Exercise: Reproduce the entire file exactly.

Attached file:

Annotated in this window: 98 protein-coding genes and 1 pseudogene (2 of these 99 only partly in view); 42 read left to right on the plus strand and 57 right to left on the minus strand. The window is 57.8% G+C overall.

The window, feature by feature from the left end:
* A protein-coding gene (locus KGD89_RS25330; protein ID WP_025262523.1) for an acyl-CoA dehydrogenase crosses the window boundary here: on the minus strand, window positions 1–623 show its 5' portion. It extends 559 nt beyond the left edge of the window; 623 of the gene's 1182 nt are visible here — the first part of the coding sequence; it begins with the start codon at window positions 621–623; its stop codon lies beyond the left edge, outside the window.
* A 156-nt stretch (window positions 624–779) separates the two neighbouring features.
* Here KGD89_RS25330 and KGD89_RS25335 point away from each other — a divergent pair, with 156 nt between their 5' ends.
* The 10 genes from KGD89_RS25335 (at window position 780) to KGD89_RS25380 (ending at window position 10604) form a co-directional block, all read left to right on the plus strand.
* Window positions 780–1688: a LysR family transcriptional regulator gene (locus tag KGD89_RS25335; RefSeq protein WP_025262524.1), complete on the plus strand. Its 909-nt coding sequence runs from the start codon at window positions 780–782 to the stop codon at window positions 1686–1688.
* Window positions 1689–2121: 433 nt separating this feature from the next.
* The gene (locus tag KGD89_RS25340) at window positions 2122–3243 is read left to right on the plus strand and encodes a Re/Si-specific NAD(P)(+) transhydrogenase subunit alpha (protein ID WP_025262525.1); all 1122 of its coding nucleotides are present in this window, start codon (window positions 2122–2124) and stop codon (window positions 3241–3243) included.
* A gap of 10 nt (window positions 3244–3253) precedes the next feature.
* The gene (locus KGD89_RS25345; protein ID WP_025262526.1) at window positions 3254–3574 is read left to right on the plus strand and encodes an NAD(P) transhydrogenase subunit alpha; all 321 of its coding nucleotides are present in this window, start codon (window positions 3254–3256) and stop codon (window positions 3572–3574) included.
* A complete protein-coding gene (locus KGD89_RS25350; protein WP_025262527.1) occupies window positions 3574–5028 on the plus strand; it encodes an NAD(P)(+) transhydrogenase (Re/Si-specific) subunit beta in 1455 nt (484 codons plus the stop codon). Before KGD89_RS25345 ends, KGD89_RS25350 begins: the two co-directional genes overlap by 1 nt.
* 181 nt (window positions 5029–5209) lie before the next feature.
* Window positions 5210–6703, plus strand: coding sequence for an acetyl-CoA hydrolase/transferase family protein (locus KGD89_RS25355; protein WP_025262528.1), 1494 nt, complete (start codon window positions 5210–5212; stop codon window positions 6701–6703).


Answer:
Annotated in this window: 98 protein-coding genes and 1 pseudogene (2 of these 99 only partly in view); 42 read left to right on the plus strand and 57 right to left on the minus strand. The window is 57.8% G+C overall.

The window, feature by feature from the left end:
* A protein-coding gene (locus KGD89_RS25330; protein ID WP_025262523.1) for an acyl-CoA dehydrogenase crosses the window boundary here: on the minus strand, window positions 1–623 show its 5' portion. It extends 559 nt beyond the left edge of the window; 623 of the gene's 1182 nt are visible here — the first part of the coding sequence; it begins with the start codon at window positions 621–623; its stop codon lies beyond the left edge, outside the window.
* A 156-nt stretch (window positions 624–779) separates the two neighbouring features.
* Here KGD89_RS25330 and KGD89_RS25335 point away from each other — a divergent pair, with 156 nt between their 5' ends.
* The 10 genes from KGD89_RS25335 (at window position 780) to KGD89_RS25380 (ending at window position 10604) form a co-directional block, all read left to right on the plus strand.
* Window positions 780–1688: a LysR family transcriptional regulator gene (locus tag KGD89_RS25335; RefSeq protein WP_025262524.1), complete on the plus strand. Its 909-nt coding sequence runs from the start codon at window positions 780–782 to the stop codon at window positions 1686–1688.
* Window positions 1689–2121: 433 nt separating this feature from the next.
* The gene (locus tag KGD89_RS25340) at window positions 2122–3243 is read left to right on the plus strand and encodes a Re/Si-specific NAD(P)(+) transhydrogenase subunit alpha (protein ID WP_025262525.1); all 1122 of its coding nucleotides are present in this window, start codon (window positions 2122–2124) and stop codon (window positions 3241–3243) included.
* A gap of 10 nt (window positions 3244–3253) precedes the next feature.
* The gene (locus KGD89_RS25345; protein ID WP_025262526.1) at window positions 3254–3574 is read left to right on the plus strand and encodes an NAD(P) transhydrogenase subunit alpha; all 321 of its coding nucleotides are present in this window, start codon (window positions 3254–3256) and stop codon (window positions 3572–3574) included.
* A complete protein-coding gene (locus KGD89_RS25350; protein WP_025262527.1) occupies window positions 3574–5028 on the plus strand; it encodes an NAD(P)(+) transhydrogenase (Re/Si-specific) subunit beta in 1455 nt (484 codons plus the stop codon). Before KGD89_RS25345 ends, KGD89_RS25350 begins: the two co-directional genes overlap by 1 nt.
* 181 nt (window positions 5029–5209) lie before the next feature.
* Window positions 5210–6703, plus strand: coding sequence for an acetyl-CoA hydrolase/transferase family protein (locus KGD89_RS25355; protein WP_025262528.1), 1494 nt, complete (start codon window positions 5210–5212; stop codon window positions 6701–6703).